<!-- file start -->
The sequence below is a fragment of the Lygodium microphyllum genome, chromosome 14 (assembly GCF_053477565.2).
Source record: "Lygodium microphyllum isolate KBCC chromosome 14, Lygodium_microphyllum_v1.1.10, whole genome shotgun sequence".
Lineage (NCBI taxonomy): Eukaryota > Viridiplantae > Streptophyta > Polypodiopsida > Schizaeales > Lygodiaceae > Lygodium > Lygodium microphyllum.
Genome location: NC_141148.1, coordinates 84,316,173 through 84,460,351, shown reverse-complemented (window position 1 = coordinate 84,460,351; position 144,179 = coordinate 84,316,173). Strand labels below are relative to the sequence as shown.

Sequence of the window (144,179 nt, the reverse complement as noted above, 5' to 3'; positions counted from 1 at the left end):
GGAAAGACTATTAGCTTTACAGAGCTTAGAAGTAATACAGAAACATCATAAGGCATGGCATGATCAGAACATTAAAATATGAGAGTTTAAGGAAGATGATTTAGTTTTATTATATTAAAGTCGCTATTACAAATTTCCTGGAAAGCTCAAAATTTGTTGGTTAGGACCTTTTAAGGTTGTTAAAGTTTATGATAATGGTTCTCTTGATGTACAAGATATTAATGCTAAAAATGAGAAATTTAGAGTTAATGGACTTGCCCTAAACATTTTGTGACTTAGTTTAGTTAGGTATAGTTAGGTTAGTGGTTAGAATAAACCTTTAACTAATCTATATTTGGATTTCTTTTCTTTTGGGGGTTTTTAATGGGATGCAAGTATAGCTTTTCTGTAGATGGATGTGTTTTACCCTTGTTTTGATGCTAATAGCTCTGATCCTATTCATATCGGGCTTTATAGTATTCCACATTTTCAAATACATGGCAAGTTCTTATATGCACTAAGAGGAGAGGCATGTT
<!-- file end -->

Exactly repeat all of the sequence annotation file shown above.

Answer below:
The sequence below is a fragment of the Lygodium microphyllum genome, chromosome 14 (assembly GCF_053477565.2).
Source record: "Lygodium microphyllum isolate KBCC chromosome 14, Lygodium_microphyllum_v1.1.10, whole genome shotgun sequence".
Lineage (NCBI taxonomy): Eukaryota > Viridiplantae > Streptophyta > Polypodiopsida > Schizaeales > Lygodiaceae > Lygodium > Lygodium microphyllum.
Genome location: NC_141148.1, coordinates 84,316,173 through 84,460,351, shown reverse-complemented (window position 1 = coordinate 84,460,351; position 144,179 = coordinate 84,316,173). Strand labels below are relative to the sequence as shown.

Sequence of the window (144,179 nt, the reverse complement as noted above, 5' to 3'; positions counted from 1 at the left end):
GGAAAGACTATTAGCTTTACAGAGCTTAGAAGTAATACAGAAACATCATAAGGCATGGCATGATCAGAACATTAAAATATGAGAGTTTAAGGAAGATGATTTAGTTTTATTATATTAAAGTCGCTATTACAAATTTCCTGGAAAGCTCAAAATTTGTTGGTTAGGACCTTTTAAGGTTGTTAAAGTTTATGATAATGGTTCTCTTGATGTACAAGATATTAATGCTAAAAATGAGAAATTTAGAGTTAATGGACTTGCCCTAAACATTTTGTGACTTAGTTTAGTTAGGTATAGTTAGGTTAGTGGTTAGAATAAACCTTTAACTAATCTATATTTGGATTTCTTTTCTTTTGGGGGTTTTTAATGGGATGCAAGTATAGCTTTTCTGTAGATGGATGTGTTTTACCCTTGTTTTGATGCTAATAGCTCTGATCCTATTCATATCGGGCTTTATAGTATTCCACATTTTCAAATACATGGCAAGTTCTTATATGCACTAAGAGGAGAGGCATGTT